The confusion arises from those who think that science education is exclusively about teaching science’s context of justification. That is tantamount to indoctrination.
OK, so here’s my reply:
Steve Fuller is indeed a confusing fellow. In my essay, I remarked that Fuller testified in Kitzmiller v. Dover Area School District on behalf of the religious fundamentalists who had sought to introduce Intelligent Design into the Dover science curriculum. I briefly summarized Fuller’s argument as “intelligent design is worth pursuing partly because great scientists of the past—such as Newton—believed in God.” Fuller now replies that “it matters that important science has been done by people operating from religious beliefs not so different from the ones that are legally barred as ‘intelligent design.’” I thank Professor Fuller for taking the time to confirm my characterization of his testimony.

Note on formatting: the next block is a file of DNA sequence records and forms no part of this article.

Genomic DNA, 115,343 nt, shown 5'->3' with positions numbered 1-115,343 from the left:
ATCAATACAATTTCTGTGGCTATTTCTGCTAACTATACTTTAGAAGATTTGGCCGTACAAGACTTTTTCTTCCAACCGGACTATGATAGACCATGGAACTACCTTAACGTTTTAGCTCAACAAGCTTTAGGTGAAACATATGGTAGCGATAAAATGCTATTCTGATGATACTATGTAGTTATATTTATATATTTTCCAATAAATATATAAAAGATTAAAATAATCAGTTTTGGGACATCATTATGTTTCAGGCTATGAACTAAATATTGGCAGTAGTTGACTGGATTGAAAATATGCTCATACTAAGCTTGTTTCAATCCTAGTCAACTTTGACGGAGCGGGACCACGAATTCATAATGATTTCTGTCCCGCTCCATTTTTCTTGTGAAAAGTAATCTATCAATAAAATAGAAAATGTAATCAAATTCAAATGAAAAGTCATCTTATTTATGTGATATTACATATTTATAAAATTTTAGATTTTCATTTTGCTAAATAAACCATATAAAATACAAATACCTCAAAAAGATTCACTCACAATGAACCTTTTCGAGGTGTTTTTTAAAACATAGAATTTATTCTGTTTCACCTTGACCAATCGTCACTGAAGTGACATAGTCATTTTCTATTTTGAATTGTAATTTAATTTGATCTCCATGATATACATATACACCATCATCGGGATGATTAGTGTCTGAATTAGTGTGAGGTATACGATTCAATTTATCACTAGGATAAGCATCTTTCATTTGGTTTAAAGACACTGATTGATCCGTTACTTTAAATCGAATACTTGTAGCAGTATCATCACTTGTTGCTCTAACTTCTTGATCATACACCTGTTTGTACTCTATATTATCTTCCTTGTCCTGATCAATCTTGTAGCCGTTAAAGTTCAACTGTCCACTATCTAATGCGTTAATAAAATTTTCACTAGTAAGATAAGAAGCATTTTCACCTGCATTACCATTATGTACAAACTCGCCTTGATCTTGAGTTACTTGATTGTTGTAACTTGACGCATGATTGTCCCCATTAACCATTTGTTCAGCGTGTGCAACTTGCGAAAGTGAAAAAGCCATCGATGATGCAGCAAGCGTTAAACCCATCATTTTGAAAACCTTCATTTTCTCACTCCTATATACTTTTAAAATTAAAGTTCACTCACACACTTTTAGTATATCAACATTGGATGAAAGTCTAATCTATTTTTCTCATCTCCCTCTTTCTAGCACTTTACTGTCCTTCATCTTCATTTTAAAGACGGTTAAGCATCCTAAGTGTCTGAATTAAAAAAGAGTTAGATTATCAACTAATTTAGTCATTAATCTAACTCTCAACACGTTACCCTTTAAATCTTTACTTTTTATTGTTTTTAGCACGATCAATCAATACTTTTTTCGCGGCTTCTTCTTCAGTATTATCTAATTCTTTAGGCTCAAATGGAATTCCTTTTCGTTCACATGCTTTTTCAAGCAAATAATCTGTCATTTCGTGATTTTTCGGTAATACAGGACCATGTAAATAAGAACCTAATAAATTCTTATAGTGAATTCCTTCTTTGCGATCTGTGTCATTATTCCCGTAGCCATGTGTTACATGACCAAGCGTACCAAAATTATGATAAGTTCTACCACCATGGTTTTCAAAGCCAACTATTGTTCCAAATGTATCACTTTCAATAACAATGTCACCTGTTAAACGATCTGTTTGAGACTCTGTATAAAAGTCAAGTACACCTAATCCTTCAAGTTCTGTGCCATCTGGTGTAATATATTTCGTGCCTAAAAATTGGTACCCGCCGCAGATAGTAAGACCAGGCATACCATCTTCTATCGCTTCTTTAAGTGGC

Yet I confess that I remain confused about Fuller’s argument. If it really is “tantamount to indoctrination” to appeal to the context of justification in order to distinguish legitimate from illegitimate science, then Fuller might as well go the full distance, and argue for teaching high school students alchemy and phrenology. One wonders why he has chosen to shill only for Intelligent Design.
Dang that American Scientist website for not respecting my carefully-crafted and intelligently-designed paragraph breaks.
And then Fuller replies to this in turn:
Michael Bérubé says something unwittingly accurate and inaccurate in his response. Alchemy and phrenology are indeed part of the backstory of modern science, and had they enough practitioners or believers today, they would be worth trying to incorporate in the science curriculum to illustrate the context of discovery. It’s interesting that Bérubé, who often strikes the pose of a pragmatist, fails to see the merit of this point himself.